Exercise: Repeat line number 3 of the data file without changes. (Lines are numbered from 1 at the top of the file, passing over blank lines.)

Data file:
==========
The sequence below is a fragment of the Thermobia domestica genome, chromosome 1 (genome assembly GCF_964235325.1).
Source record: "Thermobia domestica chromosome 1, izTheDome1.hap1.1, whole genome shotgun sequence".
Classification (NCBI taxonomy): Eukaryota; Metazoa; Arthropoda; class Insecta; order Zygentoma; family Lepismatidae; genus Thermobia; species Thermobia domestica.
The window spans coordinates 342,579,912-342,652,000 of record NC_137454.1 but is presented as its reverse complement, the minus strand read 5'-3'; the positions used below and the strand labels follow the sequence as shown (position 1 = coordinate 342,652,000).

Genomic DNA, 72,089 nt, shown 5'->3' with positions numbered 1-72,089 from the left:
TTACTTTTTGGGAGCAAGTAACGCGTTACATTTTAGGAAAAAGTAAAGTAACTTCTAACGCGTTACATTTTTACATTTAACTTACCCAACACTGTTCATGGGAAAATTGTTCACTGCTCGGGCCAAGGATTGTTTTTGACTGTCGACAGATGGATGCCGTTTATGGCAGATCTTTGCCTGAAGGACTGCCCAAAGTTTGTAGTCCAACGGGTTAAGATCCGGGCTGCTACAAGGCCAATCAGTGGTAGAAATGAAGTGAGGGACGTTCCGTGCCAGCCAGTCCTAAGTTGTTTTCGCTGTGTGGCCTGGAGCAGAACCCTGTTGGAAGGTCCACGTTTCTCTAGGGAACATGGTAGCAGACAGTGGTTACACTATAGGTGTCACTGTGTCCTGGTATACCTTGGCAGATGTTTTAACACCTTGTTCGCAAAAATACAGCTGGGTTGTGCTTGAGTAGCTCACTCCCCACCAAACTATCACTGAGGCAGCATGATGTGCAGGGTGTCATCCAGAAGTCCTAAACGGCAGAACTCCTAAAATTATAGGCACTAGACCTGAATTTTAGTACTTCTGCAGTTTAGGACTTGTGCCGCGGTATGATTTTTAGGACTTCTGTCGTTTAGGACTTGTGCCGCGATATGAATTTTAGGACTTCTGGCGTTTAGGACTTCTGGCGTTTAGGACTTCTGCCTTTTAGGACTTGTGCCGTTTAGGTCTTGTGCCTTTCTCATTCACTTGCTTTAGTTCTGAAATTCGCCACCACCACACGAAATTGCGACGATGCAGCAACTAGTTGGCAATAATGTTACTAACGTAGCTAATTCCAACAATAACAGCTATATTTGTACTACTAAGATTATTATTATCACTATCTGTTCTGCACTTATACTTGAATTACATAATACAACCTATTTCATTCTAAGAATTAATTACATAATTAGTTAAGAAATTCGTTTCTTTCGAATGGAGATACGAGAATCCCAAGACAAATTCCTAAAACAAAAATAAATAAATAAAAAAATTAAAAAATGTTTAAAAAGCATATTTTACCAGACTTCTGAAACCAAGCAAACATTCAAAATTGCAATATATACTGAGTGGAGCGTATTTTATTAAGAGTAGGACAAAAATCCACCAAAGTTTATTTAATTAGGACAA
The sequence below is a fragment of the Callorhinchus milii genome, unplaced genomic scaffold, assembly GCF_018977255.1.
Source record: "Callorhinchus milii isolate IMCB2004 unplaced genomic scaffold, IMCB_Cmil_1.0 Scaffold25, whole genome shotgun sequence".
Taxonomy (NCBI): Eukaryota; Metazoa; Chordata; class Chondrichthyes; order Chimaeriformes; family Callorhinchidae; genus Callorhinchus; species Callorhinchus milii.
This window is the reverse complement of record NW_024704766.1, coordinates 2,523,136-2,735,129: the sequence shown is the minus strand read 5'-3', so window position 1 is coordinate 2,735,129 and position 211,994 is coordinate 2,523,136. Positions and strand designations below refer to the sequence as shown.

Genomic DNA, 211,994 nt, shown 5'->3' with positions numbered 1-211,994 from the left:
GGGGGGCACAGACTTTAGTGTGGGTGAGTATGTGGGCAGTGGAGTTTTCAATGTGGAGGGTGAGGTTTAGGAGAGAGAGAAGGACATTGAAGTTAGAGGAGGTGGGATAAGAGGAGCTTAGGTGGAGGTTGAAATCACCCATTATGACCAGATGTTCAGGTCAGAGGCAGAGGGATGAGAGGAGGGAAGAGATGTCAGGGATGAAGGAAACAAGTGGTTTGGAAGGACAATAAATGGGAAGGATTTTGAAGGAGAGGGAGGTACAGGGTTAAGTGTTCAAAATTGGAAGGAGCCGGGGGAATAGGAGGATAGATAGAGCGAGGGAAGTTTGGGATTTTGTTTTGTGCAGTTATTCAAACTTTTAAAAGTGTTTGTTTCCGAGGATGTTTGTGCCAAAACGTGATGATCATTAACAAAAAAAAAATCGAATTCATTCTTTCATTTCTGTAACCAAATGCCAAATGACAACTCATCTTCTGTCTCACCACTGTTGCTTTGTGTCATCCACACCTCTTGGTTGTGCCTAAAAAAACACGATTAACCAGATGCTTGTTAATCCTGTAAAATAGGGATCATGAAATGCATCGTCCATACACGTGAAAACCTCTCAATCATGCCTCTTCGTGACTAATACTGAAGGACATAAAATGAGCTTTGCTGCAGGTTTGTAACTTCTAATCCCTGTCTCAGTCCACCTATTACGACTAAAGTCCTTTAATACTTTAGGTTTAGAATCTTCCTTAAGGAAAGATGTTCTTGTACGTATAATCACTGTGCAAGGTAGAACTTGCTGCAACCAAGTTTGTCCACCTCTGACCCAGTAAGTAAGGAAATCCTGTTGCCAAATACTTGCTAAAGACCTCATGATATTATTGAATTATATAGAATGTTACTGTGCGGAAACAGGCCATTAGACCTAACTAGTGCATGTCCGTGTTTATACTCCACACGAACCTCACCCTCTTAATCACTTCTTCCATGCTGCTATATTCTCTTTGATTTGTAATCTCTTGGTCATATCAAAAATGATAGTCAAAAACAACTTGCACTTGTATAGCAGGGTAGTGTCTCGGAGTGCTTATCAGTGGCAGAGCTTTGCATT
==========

Classification (NCBI taxonomy): Eukaryota; Metazoa; Arthropoda; class Insecta; order Zygentoma; family Lepismatidae; genus Thermobia; species Thermobia domestica.